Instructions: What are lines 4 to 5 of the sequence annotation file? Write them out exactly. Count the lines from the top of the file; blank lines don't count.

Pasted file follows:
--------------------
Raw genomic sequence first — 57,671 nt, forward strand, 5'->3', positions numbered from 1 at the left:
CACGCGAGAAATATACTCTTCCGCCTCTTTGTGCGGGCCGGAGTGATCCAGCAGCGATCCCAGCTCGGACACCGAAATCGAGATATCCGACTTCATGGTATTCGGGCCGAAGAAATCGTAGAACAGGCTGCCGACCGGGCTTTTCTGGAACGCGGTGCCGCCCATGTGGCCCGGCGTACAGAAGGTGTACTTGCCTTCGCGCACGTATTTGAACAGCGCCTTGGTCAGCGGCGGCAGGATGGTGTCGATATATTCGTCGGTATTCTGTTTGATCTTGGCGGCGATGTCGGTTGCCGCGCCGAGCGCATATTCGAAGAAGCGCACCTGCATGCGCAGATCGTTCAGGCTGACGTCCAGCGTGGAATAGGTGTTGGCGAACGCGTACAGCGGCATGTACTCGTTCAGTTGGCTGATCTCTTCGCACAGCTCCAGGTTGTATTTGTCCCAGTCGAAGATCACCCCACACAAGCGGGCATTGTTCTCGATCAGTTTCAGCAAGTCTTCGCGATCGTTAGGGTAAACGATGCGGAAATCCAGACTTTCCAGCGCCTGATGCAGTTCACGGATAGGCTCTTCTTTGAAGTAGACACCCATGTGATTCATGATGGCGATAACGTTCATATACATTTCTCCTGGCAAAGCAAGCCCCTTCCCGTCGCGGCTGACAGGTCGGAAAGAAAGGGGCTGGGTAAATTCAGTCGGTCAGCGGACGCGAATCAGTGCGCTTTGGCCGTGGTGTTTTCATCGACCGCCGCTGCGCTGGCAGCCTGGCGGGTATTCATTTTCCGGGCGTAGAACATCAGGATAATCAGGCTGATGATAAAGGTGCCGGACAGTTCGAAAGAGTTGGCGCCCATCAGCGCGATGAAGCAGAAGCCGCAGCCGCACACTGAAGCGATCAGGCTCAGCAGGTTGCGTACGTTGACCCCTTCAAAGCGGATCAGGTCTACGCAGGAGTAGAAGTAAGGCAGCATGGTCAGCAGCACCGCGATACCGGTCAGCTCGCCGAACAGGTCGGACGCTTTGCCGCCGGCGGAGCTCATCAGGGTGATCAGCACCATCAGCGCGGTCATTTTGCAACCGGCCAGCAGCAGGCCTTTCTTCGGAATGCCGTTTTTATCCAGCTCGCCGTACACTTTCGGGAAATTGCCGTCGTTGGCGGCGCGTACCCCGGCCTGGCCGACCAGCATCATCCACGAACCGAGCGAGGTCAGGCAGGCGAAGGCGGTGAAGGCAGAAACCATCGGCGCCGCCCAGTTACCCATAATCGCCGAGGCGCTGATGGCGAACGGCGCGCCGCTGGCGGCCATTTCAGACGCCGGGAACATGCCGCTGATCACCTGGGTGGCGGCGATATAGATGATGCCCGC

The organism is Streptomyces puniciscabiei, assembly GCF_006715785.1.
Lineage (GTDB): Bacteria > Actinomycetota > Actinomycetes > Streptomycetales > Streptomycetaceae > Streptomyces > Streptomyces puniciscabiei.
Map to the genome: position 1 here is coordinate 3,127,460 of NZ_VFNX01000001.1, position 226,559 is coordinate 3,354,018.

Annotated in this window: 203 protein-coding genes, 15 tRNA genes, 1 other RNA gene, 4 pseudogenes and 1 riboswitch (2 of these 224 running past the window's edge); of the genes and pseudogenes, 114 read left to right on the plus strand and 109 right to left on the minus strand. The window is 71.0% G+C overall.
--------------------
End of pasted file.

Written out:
Lineage (GTDB): Bacteria > Actinomycetota > Actinomycetes > Streptomycetales > Streptomycetaceae > Streptomyces > Streptomyces puniciscabiei.
Map to the genome: position 1 here is coordinate 3,127,460 of NZ_VFNX01000001.1, position 226,559 is coordinate 3,354,018.